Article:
I picked Mouton because it can at times show a little spicier on the palate than Latour, and because it's visually an arresting bottle, with the art on the label, depending on the artist for the particular year in question. Mouton is captivating-looking at first glance (not that that is the sole source of its appeal).
Just based on the art (and not the quality of the vintage), some Mouton possibilities:
http://www.theartist...outon/1999.html (R Savignac)
(picutre of label midway through)
Gomes might be in a more jazzed up "bravado"-type package, but the wine inside an Haut-Brion bottle (for those who care to carefully drink it) is more beautiful, elegant, classical and just better Haut-Brion doesn't seduce by being in-your-face or being packaged with bold artwork on the exterior; it's about the beauty inside the bottle and quiet savoring of the terroir of Pessac-Leognan, like Hallberg is about the beauty of classical ballet.
Thanks for the link. I was looking for a site like this, as I've thought a performance review combined with a matched wine is great.
The tasting note for Latour, the wine which I think matches Gomes really well, says exactly what I felt and wanted to say about him: "The aromas here are magnificently perfumed and lifted, but with a very dense and tightly-creamed layer of dark berry fruits tinged with a sweet exoticism. What a palate too, broad and svelte, creamy seamlessness, but underneath this upper layer a ripe, dense, velvety but mouth-coating layer of prodigious tannins. The fruit copes admirably with them, and the acidity plays its part, providing a gentle balance rather than a vigorous tingle...How can this be so harmonious, so balanced, and yet so structured and built up? The tannins persist in the mouth for minutes, the flavours slowly fading during this time...This is what Bordeaux is all about! Incredible; a wine to move me to tears."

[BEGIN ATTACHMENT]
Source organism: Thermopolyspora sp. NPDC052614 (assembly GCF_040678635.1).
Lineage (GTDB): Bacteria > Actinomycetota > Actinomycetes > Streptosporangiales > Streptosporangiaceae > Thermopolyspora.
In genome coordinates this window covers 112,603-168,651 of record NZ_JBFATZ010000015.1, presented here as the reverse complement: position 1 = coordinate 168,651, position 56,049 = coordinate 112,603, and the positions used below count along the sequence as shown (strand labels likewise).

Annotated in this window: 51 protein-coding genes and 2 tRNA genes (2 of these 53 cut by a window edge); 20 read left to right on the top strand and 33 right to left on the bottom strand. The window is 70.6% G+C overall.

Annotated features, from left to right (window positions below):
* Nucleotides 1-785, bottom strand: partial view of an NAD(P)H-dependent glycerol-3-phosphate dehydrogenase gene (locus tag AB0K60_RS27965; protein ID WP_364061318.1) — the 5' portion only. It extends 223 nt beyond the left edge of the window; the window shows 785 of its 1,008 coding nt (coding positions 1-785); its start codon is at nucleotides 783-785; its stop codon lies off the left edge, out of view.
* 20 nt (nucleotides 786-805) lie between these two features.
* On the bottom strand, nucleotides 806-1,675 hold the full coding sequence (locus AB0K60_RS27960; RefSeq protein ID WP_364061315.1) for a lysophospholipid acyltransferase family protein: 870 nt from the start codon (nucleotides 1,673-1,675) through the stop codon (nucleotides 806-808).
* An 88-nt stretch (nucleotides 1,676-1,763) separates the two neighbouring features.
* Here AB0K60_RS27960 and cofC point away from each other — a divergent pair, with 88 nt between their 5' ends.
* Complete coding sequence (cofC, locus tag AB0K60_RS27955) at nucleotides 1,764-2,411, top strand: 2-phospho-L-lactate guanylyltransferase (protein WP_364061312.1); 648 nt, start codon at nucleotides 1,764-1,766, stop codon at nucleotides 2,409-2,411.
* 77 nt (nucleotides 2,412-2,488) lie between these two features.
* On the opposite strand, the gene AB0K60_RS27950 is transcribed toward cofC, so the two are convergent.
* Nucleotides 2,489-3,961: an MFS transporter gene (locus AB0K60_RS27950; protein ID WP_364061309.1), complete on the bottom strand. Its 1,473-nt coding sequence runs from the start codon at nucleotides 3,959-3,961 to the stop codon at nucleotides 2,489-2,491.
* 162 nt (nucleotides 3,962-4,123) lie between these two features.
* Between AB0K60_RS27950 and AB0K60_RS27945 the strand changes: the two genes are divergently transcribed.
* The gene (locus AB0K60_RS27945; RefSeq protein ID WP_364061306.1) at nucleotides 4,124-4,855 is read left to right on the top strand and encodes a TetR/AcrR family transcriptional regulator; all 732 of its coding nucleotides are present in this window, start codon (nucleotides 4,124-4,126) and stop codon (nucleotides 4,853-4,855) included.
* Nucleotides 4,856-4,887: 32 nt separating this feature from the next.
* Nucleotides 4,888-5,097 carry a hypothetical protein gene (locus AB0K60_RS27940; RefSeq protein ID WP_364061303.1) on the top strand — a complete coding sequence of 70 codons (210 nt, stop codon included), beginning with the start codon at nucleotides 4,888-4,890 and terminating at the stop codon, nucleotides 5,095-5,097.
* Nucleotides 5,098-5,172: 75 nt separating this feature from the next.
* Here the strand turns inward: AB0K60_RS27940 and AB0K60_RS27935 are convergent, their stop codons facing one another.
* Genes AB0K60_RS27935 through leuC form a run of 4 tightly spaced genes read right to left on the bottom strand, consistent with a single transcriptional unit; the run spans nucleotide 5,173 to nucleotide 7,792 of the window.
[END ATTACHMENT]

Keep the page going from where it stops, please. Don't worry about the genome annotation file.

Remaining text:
Further, please see the following comments about Latour:
"One of its strengths is said to be that it outperforms in weaker vintages, and so when the weather has not been so favourable it is perhaps to Latour that buyers of first growths should look first."
Even in the weak production of Sleeping Beauty, Gomes, to me, successfully built up the fantasy so that each audience member could enjoy the show, and, in his Swan Lake, when Kent finished her 32 fouettes which somewhat travelled, and cast a slight chill on the atmosphere, Gomes restored the kingdom of beauty immediately by his extraordinarily great turns and expression of his unchanged love for his partner. At that time, he took apparently showy-off attitude, in order to erase any bad memory about Kent from the audience (I felt like that). His partnering doesn't end at supporting his partner during turns and jumps, rather he does something extra to highlight his partner's strength, hide the weakness, and, further, cares for the whole performance. I like that kind of his great devotion, caring attitude, and commitment to his partner and the company.
My final comment: your ;blush; emoticon is really cute.